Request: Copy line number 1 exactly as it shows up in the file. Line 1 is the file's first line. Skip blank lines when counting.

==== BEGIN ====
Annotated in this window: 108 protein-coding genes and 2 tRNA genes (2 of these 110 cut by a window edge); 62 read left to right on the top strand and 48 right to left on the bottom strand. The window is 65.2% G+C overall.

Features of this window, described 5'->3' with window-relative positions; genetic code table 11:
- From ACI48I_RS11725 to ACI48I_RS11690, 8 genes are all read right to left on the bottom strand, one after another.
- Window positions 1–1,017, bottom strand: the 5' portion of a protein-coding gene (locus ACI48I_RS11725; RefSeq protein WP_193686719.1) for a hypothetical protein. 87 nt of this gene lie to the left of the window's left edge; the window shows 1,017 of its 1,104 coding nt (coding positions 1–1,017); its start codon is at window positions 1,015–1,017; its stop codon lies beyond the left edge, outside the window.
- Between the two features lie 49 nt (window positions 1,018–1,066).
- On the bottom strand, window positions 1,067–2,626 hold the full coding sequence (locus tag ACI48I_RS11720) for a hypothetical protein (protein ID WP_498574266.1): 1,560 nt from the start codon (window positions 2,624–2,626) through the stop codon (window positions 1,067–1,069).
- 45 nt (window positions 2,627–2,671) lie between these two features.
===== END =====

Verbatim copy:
Annotated in this window: 108 protein-coding genes and 2 tRNA genes (2 of these 110 cut by a window edge); 62 read left to right on the top strand and 48 right to left on the bottom strand. The window is 65.2% G+C overall.